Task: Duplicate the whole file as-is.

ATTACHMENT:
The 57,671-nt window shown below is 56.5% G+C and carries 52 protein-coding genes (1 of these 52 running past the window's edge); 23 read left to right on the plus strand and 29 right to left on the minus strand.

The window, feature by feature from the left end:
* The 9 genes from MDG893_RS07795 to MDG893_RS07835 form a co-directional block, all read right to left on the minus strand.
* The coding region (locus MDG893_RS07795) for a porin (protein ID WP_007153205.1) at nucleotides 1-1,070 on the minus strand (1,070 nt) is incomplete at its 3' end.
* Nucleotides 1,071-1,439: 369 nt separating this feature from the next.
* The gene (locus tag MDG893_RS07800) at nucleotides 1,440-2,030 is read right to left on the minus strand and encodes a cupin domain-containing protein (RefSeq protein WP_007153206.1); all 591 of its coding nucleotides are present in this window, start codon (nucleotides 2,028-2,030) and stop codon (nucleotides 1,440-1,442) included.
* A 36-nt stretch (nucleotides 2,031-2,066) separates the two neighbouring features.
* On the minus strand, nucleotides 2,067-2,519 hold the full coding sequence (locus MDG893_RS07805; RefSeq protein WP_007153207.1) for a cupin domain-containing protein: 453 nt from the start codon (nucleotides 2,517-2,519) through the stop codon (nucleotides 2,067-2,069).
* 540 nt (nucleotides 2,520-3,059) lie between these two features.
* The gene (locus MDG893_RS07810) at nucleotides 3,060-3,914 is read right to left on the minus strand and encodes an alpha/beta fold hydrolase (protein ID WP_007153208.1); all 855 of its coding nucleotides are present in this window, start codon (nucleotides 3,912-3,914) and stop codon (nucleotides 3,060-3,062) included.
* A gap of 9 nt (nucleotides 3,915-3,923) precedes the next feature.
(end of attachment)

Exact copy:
The 57,671-nt window shown below is 56.5% G+C and carries 52 protein-coding genes (1 of these 52 running past the window's edge); 23 read left to right on the plus strand and 29 right to left on the minus strand.

The window, feature by feature from the left end:
* The 9 genes from MDG893_RS07795 to MDG893_RS07835 form a co-directional block, all read right to left on the minus strand.
* The coding region (locus MDG893_RS07795) for a porin (protein ID WP_007153205.1) at nucleotides 1-1,070 on the minus strand (1,070 nt) is incomplete at its 3' end.
* Nucleotides 1,071-1,439: 369 nt separating this feature from the next.
* The gene (locus tag MDG893_RS07800) at nucleotides 1,440-2,030 is read right to left on the minus strand and encodes a cupin domain-containing protein (RefSeq protein WP_007153206.1); all 591 of its coding nucleotides are present in this window, start codon (nucleotides 2,028-2,030) and stop codon (nucleotides 1,440-1,442) included.
* A 36-nt stretch (nucleotides 2,031-2,066) separates the two neighbouring features.
* On the minus strand, nucleotides 2,067-2,519 hold the full coding sequence (locus MDG893_RS07805; RefSeq protein WP_007153207.1) for a cupin domain-containing protein: 453 nt from the start codon (nucleotides 2,517-2,519) through the stop codon (nucleotides 2,067-2,069).
* 540 nt (nucleotides 2,520-3,059) lie between these two features.
* The gene (locus MDG893_RS07810) at nucleotides 3,060-3,914 is read right to left on the minus strand and encodes an alpha/beta fold hydrolase (protein ID WP_007153208.1); all 855 of its coding nucleotides are present in this window, start codon (nucleotides 3,912-3,914) and stop codon (nucleotides 3,060-3,062) included.
* A gap of 9 nt (nucleotides 3,915-3,923) precedes the next feature.